Still it's the comparison that no-one less than Richard Sulik, the Speaker of the Slovak Parliament, hinted at yesterday, as he lashed out at the ongoing eurozone bailouts. DPA quotes him saying:
"This is like the Soviet Union. But we have never joined such a union. No one before our (EU) accession referendum ever told us that Slovakia should now pay billions upon billions for Greek pensions and Italian I-don't-know-what."Regardless of whether such comparisons are appropriate, it surely says something about the anger brewing in some capitals regarding the blind faith in endless bailouts.
Given that Slovakia rescued its own most important state-owned banks without any foreign help a decade ago, an effort which cost the country 12 per cent of its gross domestic product, Mr. Sulik proabably reads the Slovak public mood quite well here.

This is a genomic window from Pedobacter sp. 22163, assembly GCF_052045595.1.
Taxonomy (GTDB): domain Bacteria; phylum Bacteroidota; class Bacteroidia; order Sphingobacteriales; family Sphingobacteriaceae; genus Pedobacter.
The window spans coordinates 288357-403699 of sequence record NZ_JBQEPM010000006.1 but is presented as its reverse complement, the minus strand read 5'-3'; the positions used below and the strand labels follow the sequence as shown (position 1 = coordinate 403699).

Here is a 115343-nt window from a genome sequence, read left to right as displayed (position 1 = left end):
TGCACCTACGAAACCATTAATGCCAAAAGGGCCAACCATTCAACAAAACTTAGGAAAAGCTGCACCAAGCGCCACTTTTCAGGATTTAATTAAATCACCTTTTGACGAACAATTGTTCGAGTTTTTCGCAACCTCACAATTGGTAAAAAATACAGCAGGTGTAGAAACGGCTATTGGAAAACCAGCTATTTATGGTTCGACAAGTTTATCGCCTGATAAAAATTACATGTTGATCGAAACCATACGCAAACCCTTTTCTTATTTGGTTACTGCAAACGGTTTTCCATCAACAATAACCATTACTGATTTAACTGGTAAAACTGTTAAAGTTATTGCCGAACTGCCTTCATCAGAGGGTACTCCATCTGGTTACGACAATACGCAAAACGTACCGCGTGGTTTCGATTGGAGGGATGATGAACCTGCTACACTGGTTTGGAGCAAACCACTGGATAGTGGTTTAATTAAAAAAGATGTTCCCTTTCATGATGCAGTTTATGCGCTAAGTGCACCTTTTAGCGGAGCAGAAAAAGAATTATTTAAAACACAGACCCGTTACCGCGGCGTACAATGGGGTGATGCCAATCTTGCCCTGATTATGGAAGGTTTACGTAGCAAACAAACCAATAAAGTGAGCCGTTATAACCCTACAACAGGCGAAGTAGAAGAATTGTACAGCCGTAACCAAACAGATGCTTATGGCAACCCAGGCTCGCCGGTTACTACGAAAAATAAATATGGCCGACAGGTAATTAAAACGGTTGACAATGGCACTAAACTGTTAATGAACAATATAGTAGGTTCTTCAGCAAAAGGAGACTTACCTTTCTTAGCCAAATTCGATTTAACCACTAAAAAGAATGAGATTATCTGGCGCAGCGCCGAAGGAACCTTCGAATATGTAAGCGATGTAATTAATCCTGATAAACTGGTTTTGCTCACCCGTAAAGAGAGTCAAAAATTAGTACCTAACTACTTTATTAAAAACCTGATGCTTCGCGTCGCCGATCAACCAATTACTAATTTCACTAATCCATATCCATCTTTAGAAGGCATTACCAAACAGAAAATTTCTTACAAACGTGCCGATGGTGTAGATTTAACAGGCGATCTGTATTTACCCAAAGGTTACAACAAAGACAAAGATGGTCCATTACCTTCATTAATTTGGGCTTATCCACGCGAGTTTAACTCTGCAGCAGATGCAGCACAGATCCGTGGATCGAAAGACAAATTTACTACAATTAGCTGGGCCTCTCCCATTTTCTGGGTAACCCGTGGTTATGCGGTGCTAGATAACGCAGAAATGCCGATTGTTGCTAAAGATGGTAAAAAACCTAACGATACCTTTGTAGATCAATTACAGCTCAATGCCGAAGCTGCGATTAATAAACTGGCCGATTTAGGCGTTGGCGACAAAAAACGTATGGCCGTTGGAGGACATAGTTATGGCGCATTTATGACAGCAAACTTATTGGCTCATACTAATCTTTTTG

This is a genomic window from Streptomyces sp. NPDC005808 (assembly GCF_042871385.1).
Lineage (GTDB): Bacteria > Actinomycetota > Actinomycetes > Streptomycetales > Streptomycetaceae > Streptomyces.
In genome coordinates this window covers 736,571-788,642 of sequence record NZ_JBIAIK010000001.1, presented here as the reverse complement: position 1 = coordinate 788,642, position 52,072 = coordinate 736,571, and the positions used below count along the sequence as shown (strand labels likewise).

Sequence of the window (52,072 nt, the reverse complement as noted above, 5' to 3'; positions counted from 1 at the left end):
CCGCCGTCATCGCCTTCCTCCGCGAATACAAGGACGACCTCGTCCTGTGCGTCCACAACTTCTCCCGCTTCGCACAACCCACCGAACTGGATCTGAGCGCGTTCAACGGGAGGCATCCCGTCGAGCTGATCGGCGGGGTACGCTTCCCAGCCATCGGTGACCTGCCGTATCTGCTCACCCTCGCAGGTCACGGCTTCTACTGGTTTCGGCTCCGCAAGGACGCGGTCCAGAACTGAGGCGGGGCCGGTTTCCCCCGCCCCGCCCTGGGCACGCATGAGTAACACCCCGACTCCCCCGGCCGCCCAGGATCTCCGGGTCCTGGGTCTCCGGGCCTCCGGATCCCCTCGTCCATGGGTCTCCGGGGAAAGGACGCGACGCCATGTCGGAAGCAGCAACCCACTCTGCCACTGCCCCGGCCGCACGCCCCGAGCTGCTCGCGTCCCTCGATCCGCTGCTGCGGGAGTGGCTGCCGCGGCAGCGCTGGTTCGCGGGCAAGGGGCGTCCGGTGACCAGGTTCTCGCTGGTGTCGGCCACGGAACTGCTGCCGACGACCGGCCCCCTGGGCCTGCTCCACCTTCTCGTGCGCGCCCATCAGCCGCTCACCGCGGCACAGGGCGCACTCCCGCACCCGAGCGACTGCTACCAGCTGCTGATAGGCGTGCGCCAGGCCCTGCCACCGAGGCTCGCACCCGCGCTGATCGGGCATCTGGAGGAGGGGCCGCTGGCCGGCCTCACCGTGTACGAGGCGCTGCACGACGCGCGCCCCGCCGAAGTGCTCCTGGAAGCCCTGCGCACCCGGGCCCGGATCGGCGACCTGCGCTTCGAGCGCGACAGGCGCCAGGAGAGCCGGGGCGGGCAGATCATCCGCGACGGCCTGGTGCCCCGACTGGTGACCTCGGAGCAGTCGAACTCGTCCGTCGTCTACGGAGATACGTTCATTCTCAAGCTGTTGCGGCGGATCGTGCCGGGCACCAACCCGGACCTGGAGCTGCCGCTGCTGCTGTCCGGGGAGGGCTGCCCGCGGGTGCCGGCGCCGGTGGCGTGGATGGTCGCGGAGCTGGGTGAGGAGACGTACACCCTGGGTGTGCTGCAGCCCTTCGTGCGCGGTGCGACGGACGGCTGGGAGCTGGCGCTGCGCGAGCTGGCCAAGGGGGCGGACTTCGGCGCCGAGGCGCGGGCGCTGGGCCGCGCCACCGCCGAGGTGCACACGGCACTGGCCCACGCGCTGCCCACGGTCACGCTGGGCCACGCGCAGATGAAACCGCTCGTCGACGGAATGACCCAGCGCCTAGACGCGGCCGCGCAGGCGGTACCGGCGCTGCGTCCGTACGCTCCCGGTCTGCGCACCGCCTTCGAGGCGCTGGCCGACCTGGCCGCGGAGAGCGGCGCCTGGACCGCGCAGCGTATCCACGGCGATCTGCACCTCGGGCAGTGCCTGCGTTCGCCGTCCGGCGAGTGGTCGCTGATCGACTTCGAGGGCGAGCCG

In the coming months, every eurozone country will need to approve changes to the EFSF, the temporary bailout fund, which would not only broaden its powers but also increase its size. Sulik, who is the leader of the junior governing Freedom and Solidarity (SaS) party, has already said, "We will do everything we can in order for the parliament not to approve it."
This will be a long and winding road.